Smarty Pants Podcast

Bite Club

Why the 17th-century vampire still haunts us today

By Stephanie Bastek | October 22, 2021
Alvaro Tapia/Flickr
Alvaro Tapia/Flickr

You may have heard of them before: those pale creatures with suspiciously sharp canines that sleep in coffins during the day, hunt people at night, and occasionally transform into bats. Stories of bloodsucking monsters have haunted humanity for hundreds, even thousands of years—but the modern vampire was arguably born when Enlightenment rationality met Eastern European folklore. That’s Nick Groom’s argument: he’s known as the Prof of Goth, and he makes the case that vampires rose from the grave at the same time that philosophy, theology, forensic medicine, and literature were beginning to question what it meant to be human. Why have vampires lingered in the imagination for hundreds of years? Nick Groom joins us on the podcast to open some coffins for answers. This episode originally aired in 2018.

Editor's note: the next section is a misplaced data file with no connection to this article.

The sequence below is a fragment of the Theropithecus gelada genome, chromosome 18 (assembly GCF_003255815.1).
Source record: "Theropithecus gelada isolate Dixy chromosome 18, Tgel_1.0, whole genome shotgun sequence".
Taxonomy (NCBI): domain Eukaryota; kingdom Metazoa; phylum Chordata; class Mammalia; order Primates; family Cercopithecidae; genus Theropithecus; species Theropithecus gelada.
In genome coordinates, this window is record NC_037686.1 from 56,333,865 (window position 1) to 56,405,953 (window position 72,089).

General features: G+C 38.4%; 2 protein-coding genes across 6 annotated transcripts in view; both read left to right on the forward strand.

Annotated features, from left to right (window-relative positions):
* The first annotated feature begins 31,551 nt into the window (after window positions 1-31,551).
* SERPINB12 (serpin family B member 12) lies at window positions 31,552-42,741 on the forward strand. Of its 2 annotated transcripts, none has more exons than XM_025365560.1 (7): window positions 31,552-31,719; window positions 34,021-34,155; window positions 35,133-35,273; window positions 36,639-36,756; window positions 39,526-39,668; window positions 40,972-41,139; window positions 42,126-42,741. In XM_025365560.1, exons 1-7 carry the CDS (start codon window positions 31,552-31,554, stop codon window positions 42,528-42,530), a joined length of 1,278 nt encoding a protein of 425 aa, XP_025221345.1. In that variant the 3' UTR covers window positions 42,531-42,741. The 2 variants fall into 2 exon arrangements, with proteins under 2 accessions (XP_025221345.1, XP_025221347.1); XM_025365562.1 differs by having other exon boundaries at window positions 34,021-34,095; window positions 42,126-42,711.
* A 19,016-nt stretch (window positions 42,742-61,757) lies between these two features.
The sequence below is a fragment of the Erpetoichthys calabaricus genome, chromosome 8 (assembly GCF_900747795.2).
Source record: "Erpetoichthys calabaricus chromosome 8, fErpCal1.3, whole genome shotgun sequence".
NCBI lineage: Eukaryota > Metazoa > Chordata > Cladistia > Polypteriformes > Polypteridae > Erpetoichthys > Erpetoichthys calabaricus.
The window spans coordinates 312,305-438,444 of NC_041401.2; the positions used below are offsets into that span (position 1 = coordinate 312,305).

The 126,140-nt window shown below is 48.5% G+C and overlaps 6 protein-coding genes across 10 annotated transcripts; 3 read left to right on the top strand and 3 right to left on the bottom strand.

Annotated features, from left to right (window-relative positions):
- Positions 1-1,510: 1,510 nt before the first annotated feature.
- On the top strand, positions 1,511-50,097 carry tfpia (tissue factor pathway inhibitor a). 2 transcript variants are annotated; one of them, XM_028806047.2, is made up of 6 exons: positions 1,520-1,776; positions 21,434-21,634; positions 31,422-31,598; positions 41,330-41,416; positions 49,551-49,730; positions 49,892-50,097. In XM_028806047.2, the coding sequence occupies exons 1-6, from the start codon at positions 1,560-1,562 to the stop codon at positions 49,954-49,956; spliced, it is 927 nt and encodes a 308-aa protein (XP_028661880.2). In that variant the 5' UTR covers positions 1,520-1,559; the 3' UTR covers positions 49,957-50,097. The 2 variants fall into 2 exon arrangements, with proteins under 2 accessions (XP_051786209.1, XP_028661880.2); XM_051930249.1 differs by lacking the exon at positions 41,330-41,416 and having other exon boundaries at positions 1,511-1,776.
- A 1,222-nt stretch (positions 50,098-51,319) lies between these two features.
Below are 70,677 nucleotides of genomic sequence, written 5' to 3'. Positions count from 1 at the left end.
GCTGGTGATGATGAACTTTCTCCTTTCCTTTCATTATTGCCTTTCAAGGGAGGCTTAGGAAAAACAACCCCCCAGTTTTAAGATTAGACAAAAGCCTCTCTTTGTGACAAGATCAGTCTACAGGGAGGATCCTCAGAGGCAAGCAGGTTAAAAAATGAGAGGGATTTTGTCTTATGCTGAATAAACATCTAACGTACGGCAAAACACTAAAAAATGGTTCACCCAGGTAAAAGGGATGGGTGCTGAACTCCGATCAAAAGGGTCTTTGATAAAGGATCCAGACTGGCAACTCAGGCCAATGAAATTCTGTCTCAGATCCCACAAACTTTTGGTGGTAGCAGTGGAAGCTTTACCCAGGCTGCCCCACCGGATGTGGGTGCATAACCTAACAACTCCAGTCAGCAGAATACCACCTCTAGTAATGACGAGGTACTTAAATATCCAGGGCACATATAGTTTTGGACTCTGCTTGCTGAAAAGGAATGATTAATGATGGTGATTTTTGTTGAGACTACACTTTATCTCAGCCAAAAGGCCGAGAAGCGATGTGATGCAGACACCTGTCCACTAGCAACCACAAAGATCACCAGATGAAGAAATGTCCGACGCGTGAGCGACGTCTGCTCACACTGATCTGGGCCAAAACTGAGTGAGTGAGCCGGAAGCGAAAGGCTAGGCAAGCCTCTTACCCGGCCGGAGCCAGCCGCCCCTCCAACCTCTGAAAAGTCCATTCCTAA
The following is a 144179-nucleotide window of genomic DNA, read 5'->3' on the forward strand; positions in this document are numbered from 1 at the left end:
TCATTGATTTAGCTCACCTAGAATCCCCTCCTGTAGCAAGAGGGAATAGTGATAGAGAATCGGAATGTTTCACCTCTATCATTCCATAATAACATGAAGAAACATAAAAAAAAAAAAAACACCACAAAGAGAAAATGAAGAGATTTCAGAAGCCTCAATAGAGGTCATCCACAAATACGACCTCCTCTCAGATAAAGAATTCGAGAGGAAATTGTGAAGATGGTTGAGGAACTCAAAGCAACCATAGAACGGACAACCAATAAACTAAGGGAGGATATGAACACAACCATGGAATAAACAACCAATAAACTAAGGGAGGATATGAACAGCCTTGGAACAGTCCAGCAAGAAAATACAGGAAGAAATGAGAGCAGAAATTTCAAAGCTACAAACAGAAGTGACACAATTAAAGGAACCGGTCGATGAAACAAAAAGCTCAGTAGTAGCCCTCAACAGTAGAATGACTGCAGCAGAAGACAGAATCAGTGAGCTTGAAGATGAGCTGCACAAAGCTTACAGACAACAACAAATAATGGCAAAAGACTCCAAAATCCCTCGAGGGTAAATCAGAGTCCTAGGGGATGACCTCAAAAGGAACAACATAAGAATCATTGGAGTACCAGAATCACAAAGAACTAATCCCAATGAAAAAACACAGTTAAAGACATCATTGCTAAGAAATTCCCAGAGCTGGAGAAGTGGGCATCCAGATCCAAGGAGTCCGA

Go beyond the episode:

  • Nick Groom’s The Vampire: A New History
  • The London Library reported that it located some of the dog-eared books Bram Stoker used during the seven years he researched Dracula
  • Watch the trailer for The Hunger (1983), in which David Bowie and Susan Sarandon both suffer the love of an immortal vampire
  • We are also fond of Only Lovers Left Alive (2014), in which a glamorous Tilda Swinton and a depressed Tom Hiddleston puzzle out their place in modern society
  • Here’s a montage of all the bite scenes from Christopher Lee’s classic turn in Dracula (1958)
  • And, of course, there’s always Buffy the Vampire Slayer (1996–2003), which inspired Slayage, a peer-reviewed journal from the Whedon Studies Association

Tune in every week to catch interviews with the liveliest voices from literature, the arts, sciences, history, and public affairs; reports on cutting-edge works in progress; long-form narratives; and compelling excerpts from new books. Hosted by Stephanie Bastek.

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